A furnace filter is one of the most important components of your HVAC system. It traps dirt and other debris that could otherwise damage your furnace, cooling system and other appliances. Unfortunately, these filters need to be changed regularly to ensure optimal performance. Fortunately, changing your furnace filter is not difficult. Follow these instructions to learn how to change a furnace filter safely and efficiently.

Confirm the type of filter you need

There are many different types of filters for different types of HVAC systems. Before you begin changing your filter, you need to confirm which type you need. There are three common types of filters: air filters, oil filters and water filters. Air filters are used in HVAC systems that use forced air to distribute heat or cool air. Air filters trap dust, dirt, pet dander and other particles in the air to prevent them from entering your home. Oil filters are used in oil-fired heating systems and remove contaminants from the oil before it reaches your home. Finally, water filters are used in cooling systems that use water to remove contaminants and debris.

Locate the filter

Before you begin the installation process, you need to locate the filter. Furnace filters are typically located on or near the furnace, although some are mounted inside the ductwork. If you can’t find the filter, refer to the manufacturer’s instructions for more information on locating the filter.

Change your filter properly

There are several ways to change your filter, but the best option is to use an automatic filter change system. Automatic filter change systems are designed to protect you and your family from breathing in harmful contaminants. In addition to being the safest and most effective way to change your filter, an automatic filter change system is also the easiest and most efficient method. There are two types of automatic filter change systems: manual and timed.With a manual system, you need to remember to change your filter on a regular basis. Timed systems automatically change your filter at pre-determined intervals. If you use a manual system, it’s important to follow the manufacturer’s instructions for the correct filter change schedule. If you use a timed system, you can adjust the automatic filter change schedule to meet your needs.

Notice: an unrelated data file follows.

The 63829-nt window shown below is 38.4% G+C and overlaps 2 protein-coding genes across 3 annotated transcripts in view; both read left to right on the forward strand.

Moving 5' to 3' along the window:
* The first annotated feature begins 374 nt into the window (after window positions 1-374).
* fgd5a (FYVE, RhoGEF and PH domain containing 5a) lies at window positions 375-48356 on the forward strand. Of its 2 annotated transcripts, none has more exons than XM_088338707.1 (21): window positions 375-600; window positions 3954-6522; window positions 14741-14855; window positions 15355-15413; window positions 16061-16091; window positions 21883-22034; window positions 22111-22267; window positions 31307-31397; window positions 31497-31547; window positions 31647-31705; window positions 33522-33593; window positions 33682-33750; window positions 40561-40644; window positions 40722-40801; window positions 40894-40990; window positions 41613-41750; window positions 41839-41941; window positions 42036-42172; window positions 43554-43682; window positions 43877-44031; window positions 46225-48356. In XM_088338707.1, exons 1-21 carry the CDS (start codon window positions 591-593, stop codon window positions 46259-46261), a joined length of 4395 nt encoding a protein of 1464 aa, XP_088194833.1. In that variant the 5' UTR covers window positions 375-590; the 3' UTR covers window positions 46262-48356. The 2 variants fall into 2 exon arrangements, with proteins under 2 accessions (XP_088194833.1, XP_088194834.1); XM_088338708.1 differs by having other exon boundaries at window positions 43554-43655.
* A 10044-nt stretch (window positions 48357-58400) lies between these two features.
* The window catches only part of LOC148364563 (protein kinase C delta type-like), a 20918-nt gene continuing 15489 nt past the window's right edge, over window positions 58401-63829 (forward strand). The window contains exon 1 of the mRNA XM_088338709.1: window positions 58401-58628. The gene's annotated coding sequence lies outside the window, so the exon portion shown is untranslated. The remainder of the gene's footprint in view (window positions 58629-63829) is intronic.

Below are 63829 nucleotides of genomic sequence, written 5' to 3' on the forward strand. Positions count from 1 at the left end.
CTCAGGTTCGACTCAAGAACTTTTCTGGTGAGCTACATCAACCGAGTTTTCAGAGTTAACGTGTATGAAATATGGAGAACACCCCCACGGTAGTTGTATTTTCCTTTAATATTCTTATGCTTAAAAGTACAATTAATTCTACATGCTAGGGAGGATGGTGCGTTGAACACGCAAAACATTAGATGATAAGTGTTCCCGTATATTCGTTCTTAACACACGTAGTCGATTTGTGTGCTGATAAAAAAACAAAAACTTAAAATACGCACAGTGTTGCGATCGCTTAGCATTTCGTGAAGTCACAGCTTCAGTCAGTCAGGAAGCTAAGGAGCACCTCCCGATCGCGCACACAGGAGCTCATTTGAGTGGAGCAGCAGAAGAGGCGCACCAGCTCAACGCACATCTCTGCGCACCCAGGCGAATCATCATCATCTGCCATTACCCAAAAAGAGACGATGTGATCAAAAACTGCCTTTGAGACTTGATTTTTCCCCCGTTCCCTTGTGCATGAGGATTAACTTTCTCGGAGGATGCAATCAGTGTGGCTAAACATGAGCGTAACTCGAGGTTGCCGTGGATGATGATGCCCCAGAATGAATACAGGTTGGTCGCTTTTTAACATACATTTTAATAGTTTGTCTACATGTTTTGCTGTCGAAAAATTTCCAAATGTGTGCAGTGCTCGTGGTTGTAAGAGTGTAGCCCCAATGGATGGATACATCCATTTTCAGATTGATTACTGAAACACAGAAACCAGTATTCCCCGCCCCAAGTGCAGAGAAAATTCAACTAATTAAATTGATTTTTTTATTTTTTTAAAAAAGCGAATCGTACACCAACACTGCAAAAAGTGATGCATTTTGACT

Furnace filters are an important part of your HVAC system. They trap dirt and debris to protect the rest of your HVAC system. Unfortunately, these filters need to be changed regularly to ensure optimal performance. Follow these instructions to learn how to change a furnace filter safely and efficiently.

Frequently Asked Question

The furnace filter needs to be replaced depending on your location. For colder zones, you might want to change it every 30 – 60 days because furnaces usually go on for many months and do not take a break. For warmer areas, you may only replace it twice during the winter or after 90 days. It also varies on the thickness of the furnace filters. The thinner your filter, the more frequent you get to replace it.
If you fail to change your furnace filter, this might affect the performance of your furnace. It will pressure your equipment to work harder because of a decrease in airflow. Worse, it might damage your equipment forcing you to have it repaired or replaced. The furnace will overheat once you turn it on without a new air filter.
Technically without a furnace filter, your furnace will still operate. However, you will risk your family’s health and your equipment’s performance as well. Furnace filters make sure that contaminants, dust, and microbes do not get inside your house so you will not breathe dirty air.
A dirty furnace filter looks darker than the first time you bought it. The air also smells funny. You get lower airflow and your equipment works hard causing your electric bills to soar. Soon you will get sick, and develop headaches and allergies.
The fibers can’t do their job when it is placed backward. The furnace will work harder to keep up with its desired output. This will increase your energy cost and damage your equipment. Smaller particles will accumulate causing build-up.